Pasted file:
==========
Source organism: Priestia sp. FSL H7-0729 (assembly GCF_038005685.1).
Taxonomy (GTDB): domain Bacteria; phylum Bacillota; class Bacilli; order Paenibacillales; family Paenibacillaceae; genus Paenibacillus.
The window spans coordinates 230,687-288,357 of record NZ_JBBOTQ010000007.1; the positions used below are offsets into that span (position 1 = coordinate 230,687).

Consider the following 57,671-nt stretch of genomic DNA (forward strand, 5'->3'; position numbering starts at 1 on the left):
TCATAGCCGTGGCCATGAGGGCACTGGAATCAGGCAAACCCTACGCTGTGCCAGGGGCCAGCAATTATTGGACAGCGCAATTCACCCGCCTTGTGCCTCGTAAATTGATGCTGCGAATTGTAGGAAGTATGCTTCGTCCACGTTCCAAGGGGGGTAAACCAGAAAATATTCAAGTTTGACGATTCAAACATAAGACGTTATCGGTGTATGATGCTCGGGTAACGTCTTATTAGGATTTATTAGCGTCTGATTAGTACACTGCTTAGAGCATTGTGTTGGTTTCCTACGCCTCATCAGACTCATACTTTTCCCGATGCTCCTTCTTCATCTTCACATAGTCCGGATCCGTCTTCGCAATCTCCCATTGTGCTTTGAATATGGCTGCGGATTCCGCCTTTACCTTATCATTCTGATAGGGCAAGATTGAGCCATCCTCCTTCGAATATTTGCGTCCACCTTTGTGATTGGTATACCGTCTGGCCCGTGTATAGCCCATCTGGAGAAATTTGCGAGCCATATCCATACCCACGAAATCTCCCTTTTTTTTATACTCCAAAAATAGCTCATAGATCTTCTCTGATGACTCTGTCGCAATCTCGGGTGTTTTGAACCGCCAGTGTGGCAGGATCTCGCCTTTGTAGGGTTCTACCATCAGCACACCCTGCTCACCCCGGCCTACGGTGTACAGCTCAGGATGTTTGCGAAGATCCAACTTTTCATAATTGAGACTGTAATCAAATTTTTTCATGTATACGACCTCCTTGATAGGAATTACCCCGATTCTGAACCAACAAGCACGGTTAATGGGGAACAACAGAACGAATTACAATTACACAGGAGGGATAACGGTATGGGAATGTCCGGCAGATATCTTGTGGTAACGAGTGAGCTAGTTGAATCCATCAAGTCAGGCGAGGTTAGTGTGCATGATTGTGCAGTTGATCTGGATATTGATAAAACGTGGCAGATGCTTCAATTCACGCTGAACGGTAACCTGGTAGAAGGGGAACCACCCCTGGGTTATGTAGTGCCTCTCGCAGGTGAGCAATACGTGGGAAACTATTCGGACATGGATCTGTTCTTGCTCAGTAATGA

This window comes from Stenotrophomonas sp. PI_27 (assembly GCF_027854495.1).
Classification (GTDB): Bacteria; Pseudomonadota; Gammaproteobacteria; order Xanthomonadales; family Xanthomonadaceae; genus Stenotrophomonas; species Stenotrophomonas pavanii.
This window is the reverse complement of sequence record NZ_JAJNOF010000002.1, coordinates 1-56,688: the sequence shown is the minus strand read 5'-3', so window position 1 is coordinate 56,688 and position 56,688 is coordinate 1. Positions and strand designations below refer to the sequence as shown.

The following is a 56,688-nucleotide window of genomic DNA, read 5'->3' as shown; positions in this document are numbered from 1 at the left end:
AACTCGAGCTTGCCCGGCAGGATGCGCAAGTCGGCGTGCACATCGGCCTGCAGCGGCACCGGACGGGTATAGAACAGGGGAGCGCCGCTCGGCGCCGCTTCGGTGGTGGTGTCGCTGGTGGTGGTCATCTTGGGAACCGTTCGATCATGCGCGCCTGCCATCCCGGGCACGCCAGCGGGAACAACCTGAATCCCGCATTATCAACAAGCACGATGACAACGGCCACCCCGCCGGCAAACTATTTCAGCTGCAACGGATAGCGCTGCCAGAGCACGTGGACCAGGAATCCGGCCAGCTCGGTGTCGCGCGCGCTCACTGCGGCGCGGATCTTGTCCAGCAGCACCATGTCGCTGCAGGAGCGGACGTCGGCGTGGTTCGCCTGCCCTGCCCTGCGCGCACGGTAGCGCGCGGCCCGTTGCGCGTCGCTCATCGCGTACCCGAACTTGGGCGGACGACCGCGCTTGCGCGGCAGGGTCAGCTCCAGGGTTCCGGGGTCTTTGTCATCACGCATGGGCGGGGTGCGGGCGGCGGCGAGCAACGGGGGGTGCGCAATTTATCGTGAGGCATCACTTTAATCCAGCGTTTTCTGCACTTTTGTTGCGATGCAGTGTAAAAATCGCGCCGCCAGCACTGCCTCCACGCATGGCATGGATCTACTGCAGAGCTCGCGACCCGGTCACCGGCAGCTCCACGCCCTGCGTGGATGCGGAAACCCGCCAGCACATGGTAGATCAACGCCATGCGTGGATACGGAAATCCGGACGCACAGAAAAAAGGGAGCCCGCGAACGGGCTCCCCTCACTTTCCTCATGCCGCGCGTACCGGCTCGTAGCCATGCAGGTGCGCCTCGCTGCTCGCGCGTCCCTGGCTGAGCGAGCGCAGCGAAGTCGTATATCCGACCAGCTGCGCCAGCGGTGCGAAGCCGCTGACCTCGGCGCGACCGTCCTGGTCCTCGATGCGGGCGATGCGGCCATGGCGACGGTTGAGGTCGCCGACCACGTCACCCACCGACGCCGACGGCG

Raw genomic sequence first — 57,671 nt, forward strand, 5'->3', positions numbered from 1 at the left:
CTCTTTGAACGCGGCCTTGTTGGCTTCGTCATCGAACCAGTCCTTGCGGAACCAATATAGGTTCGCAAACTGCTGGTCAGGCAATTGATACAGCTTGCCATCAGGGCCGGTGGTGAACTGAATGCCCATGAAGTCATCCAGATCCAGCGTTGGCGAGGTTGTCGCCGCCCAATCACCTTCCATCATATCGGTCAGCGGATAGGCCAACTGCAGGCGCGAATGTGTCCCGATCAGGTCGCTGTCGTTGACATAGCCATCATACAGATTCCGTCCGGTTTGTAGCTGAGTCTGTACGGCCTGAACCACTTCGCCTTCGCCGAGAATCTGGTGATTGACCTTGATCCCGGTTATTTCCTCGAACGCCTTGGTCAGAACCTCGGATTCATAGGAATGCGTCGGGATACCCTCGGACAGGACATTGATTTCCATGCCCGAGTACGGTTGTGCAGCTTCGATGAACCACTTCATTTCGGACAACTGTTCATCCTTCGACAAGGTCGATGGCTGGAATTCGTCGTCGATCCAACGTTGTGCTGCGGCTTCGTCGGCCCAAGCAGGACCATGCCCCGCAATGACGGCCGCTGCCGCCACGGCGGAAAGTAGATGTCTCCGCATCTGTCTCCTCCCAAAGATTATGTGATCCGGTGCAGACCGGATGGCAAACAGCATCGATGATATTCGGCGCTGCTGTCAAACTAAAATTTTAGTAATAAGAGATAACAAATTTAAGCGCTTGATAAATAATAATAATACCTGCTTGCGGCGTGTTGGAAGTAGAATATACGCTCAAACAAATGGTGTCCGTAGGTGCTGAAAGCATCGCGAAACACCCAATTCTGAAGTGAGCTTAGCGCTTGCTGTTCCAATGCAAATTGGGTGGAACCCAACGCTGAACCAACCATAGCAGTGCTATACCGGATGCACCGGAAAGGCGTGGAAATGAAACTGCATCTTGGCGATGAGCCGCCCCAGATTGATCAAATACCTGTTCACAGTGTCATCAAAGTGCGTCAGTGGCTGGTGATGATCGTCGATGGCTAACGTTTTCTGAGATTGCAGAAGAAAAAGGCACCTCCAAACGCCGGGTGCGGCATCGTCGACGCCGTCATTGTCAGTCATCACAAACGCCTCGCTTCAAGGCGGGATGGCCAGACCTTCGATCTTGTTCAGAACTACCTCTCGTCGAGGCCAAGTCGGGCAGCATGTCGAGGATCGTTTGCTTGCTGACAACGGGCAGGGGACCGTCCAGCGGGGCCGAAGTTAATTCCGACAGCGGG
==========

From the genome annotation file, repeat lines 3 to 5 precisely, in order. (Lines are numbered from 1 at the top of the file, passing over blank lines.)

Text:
The window spans coordinates 230,687-288,357 of record NZ_JBBOTQ010000007.1; the positions used below are offsets into that span (position 1 = coordinate 230,687).

Consider the following 57,671-nt stretch of genomic DNA (forward strand, 5'->3'; position numbering starts at 1 on the left):
TCATAGCCGTGGCCATGAGGGCACTGGAATCAGGCAAACCCTACGCTGTGCCAGGGGCCAGCAATTATTGGACAGCGCAATTCACCCGCCTTGTGCCTCGTAAATTGATGCTGCGAATTGTAGGAAGTATGCTTCGTCCACGTTCCAAGGGGGGTAAACCAGAAAATATTCAAGTTTGACGATTCAAACATAAGACGTTATCGGTGTATGATGCTCGGGTAACGTCTTATTAGGATTTATTAGCGTCTGATTAGTACACTGCTTAGAGCATTGTGTTGGTTTCCTACGCCTCATCAGACTCATACTTTTCCCGATGCTCCTTCTTCATCTTCACATAGTCCGGATCCGTCTTCGCAATCTCCCATTGTGCTTTGAATATGGCTGCGGATTCCGCCTTTACCTTATCATTCTGATAGGGCAAGATTGAGCCATCCTCCTTCGAATATTTGCGTCCACCTTTGTGATTGGTATACCGTCTGGCCCGTGTATAGCCCATCTGGAGAAATTTGCGAGCCATATCCATACCCACGAAATCTCCCTTTTTTTTATACTCCAAAAATAGCTCATAGATCTTCTCTGATGACTCTGTCGCAATCTCGGGTGTTTTGAACCGCCAGTGTGGCAGGATCTCGCCTTTGTAGGGTTCTACCATCAGCACACCCTGCTCACCCCGGCCTACGGTGTACAGCTCAGGATGTTTGCGAAGATCCAACTTTTCATAATTGAGACTGTAATCAAATTTTTTCATGTATACGACCTCCTTGATAGGAATTACCCCGATTCTGAACCAACAAGCACGGTTAATGGGGAACAACAGAACGAATTACAATTACACAGGAGGGATAACGGTATGGGAATGTCCGGCAGATATCTTGTGGTAACGAGTGAGCTAGTTGAATCCATCAAGTCAGGCGAGGTTAGTGTGCATGATTGTGCAGTTGATCTGGATATTGATAAAACGTGGCAGATGCTTCAATTCACGCTGAACGGTAACCTGGTAGAAGGGGAACCACCCCTGGGTTATGTAGTGCCTCTCGCAGGTGAGCAATACGTGGGAAACTATTCGGACATGGATCTGTTCTTGCTCAGTAATGA